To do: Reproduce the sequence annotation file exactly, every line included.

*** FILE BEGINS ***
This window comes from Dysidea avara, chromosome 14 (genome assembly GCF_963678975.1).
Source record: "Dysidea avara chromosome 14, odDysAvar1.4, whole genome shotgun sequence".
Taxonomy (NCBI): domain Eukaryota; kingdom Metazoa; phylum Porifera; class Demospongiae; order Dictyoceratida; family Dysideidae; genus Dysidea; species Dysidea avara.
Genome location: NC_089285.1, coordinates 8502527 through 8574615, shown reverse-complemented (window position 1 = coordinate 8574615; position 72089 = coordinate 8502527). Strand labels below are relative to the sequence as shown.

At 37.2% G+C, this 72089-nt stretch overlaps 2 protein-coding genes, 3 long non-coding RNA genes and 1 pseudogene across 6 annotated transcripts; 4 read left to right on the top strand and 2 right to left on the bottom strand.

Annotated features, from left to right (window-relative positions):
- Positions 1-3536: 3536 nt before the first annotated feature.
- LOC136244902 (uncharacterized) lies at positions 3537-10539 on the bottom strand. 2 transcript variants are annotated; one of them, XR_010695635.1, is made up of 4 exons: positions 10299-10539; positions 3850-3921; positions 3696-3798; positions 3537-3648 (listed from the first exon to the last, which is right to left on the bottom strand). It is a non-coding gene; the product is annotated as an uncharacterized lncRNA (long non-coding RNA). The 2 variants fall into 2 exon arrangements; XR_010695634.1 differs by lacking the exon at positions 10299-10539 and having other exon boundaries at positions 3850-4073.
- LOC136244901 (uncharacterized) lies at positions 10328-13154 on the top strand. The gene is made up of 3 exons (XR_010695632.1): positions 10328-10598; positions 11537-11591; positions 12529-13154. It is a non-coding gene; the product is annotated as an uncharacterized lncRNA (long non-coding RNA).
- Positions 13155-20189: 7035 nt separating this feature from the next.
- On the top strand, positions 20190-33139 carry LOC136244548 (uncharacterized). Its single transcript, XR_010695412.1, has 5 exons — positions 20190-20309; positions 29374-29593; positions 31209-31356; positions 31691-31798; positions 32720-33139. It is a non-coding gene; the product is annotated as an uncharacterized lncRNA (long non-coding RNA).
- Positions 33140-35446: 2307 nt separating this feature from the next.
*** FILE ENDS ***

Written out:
This window comes from Dysidea avara, chromosome 14 (genome assembly GCF_963678975.1).
Source record: "Dysidea avara chromosome 14, odDysAvar1.4, whole genome shotgun sequence".
Taxonomy (NCBI): domain Eukaryota; kingdom Metazoa; phylum Porifera; class Demospongiae; order Dictyoceratida; family Dysideidae; genus Dysidea; species Dysidea avara.
Genome location: NC_089285.1, coordinates 8502527 through 8574615, shown reverse-complemented (window position 1 = coordinate 8574615; position 72089 = coordinate 8502527). Strand labels below are relative to the sequence as shown.

At 37.2% G+C, this 72089-nt stretch overlaps 2 protein-coding genes, 3 long non-coding RNA genes and 1 pseudogene across 6 annotated transcripts; 4 read left to right on the top strand and 2 right to left on the bottom strand.

Annotated features, from left to right (window-relative positions):
- Positions 1-3536: 3536 nt before the first annotated feature.
- LOC136244902 (uncharacterized) lies at positions 3537-10539 on the bottom strand. 2 transcript variants are annotated; one of them, XR_010695635.1, is made up of 4 exons: positions 10299-10539; positions 3850-3921; positions 3696-3798; positions 3537-3648 (listed from the first exon to the last, which is right to left on the bottom strand). It is a non-coding gene; the product is annotated as an uncharacterized lncRNA (long non-coding RNA). The 2 variants fall into 2 exon arrangements; XR_010695634.1 differs by lacking the exon at positions 10299-10539 and having other exon boundaries at positions 3850-4073.
- LOC136244901 (uncharacterized) lies at positions 10328-13154 on the top strand. The gene is made up of 3 exons (XR_010695632.1): positions 10328-10598; positions 11537-11591; positions 12529-13154. It is a non-coding gene; the product is annotated as an uncharacterized lncRNA (long non-coding RNA).
- Positions 13155-20189: 7035 nt separating this feature from the next.
- On the top strand, positions 20190-33139 carry LOC136244548 (uncharacterized). Its single transcript, XR_010695412.1, has 5 exons — positions 20190-20309; positions 29374-29593; positions 31209-31356; positions 31691-31798; positions 32720-33139. It is a non-coding gene; the product is annotated as an uncharacterized lncRNA (long non-coding RNA).
- Positions 33140-35446: 2307 nt separating this feature from the next.